California Court Explains Imputed Income in Child Support Cases

Generally, the California Courts calculate child support obligations, in part, on each parent’s actual income. In some cases, however, they may determine what constitutes appropriate child support based on a parent’s imputed income. This was illustrated in a recent California case in which the Court declined to substantially reduce a father’s child support obligation after he voluntarily left his job. If you are interested in learning more about child support, it is advisable to speak to a  San Diego child support lawyer as soon as possible.

Factual Background of the Case

It is reported that the mother and the father ended their marriage in December 2019. They filed a settlement agreement at that time, during which the father agreed to pay the mother $2,500 each month for child support. A report attached to the agreement indicated that the father’s monthly wages were approximately $10,000, while the mother’s earnings were around $12,000. The father voluntarily left his position in construction sales less than one month later.

Allegedly, the father made partial child support payments for two months and then ceased payments entirely. He filed a request for order (RFO) in June, asking the Court to modify his child support obligations on the grounds that he had no income. The mother opposed the RFO and asked the Court to continue the current obligation or increase it. The Court denied the RFO and imputed income to the father in the amount he was earning prior to quitting his job, set child support at $2,351 per month, and to pay half of the mother’s daycare expenses. The father appealed.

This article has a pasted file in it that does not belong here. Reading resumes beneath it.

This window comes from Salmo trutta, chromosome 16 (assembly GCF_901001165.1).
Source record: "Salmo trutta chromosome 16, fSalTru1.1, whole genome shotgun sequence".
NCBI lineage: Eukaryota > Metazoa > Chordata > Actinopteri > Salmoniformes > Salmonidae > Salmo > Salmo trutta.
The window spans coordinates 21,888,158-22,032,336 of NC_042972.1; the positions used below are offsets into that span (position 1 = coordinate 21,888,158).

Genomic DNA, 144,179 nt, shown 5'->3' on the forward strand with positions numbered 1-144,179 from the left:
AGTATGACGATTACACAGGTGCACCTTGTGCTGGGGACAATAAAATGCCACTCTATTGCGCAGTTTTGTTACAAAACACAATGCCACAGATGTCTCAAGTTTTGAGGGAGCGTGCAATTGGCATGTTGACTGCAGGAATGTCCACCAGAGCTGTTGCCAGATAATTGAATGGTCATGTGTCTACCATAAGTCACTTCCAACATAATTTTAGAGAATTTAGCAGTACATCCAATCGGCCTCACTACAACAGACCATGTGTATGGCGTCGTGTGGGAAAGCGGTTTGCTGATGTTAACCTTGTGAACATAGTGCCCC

Imputed Income in Child Support Cases

California law dictates that, when setting child support, Courts must consider each parent’s actual income. The Courts have the discretion to consider a parent’s earning capacity instead of their actual income, however, in harmony with the child’s best interests when taking into consideration the child’s overall needs and the time the parent spends with the child.

In the subject case, the father argued that the Court improperly imputed his prior earnings without considering whether it was in his children’s best interests. The Court disagreed, finding that the reasons the father stated for quitting his job on appeal were not the same as those asserted at the trial level and, therefore, were moot. Further, the Court noted that the father opened the door to a support recalculation when he filed the RFO. Thus, it affirmed the Trial Court ruling.

Speak to a Knowledgeable San Diego Family Law Attorney

Under California law, parents have an obligation to provide financial support for their children, and they cannot avoid the obligation by purposefully reducing their earnings. If you wish to seek child support or were served with papers instituting a support action, it is advisable to speak to an attorney about your options. The knowledgeable San Diego lawyers of Doppelt and Forney APLC can advise you of your rights and help you seek a good outcome in consideration of the facts of your case. You can contact us via our online form or by calling us at 800-769-4748 to set up a free and confidential conference.

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